I'm often asked by people I meet what the difference is between a port, harbour and a jetty, a pier and a quay, etc. I'll attempt to give my own explanations, though I doubt if these would be substantiated by the Oxford English Dictionary.
A 'port' needs to be a location where an active commercial or fishing operation takes place; it also has to be a reasonable size. Felixstowe and Newlyn are good examples of each. There are a lot of places with 'Port' in the name, but that doesn't necessarily qualify it as a port, in my book. Port Isaac in Cornwall, for example, can only qualify as a 'harbour'.
A 'harbour' is a location where there's an enclosed or semi-enclosed area where boats can moor or berth. There is usually a jetty, often curved or angled, to enclose the harbour area.
A 'jetty' is a solid construction, usually of concrete or blocks, which juts out from the foreshore. It is usually wide enough for vehicles to use it.
A 'pier' is usually of wooden construction, enabling water to pass below and through it.
A 'quay' is a straight section of either concrete or wooden construction, which vessels can berth alongside. A port may have a number of different quays.
Some ferry terminals are wide slipways, with no jetty. These are included on my Ports and Harbours website; slipways that are not ferry terminals are not included.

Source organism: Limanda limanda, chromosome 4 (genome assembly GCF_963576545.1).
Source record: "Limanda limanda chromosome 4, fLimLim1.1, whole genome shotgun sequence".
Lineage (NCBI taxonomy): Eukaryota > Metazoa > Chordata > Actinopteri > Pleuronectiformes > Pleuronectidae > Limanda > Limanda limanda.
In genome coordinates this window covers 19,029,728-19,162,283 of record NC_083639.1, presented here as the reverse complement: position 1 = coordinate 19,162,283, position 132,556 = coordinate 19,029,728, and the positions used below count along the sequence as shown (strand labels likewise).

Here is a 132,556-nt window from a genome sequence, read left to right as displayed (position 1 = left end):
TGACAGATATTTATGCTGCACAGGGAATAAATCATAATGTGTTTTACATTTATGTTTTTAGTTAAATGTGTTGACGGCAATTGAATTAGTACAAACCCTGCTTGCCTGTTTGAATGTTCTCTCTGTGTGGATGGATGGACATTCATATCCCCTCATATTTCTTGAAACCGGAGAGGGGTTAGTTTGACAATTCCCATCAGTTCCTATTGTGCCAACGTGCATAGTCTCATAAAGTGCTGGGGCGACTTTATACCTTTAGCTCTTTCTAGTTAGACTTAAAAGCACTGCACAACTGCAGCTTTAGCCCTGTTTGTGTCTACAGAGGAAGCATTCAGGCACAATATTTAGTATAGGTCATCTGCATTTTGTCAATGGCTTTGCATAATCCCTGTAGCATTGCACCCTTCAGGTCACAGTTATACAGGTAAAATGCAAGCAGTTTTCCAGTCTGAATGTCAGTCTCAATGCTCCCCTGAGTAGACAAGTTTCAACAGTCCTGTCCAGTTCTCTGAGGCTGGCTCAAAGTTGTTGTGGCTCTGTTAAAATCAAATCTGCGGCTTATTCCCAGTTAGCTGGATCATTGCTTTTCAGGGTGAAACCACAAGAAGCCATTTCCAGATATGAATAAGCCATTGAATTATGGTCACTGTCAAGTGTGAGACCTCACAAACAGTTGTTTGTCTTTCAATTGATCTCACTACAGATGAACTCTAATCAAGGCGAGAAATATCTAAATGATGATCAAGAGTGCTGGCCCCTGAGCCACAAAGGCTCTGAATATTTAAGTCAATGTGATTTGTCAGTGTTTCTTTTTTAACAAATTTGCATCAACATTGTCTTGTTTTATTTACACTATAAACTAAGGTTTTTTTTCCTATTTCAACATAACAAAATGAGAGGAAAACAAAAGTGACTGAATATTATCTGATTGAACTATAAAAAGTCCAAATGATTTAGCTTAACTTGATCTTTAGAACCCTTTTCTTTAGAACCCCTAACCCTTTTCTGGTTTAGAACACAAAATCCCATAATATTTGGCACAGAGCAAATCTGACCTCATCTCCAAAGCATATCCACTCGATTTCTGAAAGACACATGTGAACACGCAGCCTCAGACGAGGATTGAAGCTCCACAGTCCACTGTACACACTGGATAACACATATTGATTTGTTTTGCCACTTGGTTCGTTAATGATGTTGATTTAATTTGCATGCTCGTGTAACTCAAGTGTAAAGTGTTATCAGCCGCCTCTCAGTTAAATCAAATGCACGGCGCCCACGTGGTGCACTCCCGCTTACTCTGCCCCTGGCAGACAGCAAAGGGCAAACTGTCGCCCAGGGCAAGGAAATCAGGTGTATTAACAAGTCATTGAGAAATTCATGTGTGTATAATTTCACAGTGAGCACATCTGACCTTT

Hope that's all clear now. No arguments please; they are my definitions and I'm sticking to them.
Oh, today. Yes, a fairly straightforward day. It rained until 08.30, so it was a late start. But as I had missed out the 12 or so busy miles from Fort William along the A82, I wasn't concerned about time. The first section was the scenic route to Kinlochleven alongside Loch Leven, and back along the other side. This 20-mile loop was well worth the effort, although sadly the sun didn't oblige.
So far no midges, but I bet they'll be plentiful in the morning. They don't get in the tent, as I'm in a sealed area, but tend to bother me while I'm making and eating my breakfast. I have to walk round in a large circle, carrying my bowl of porridge.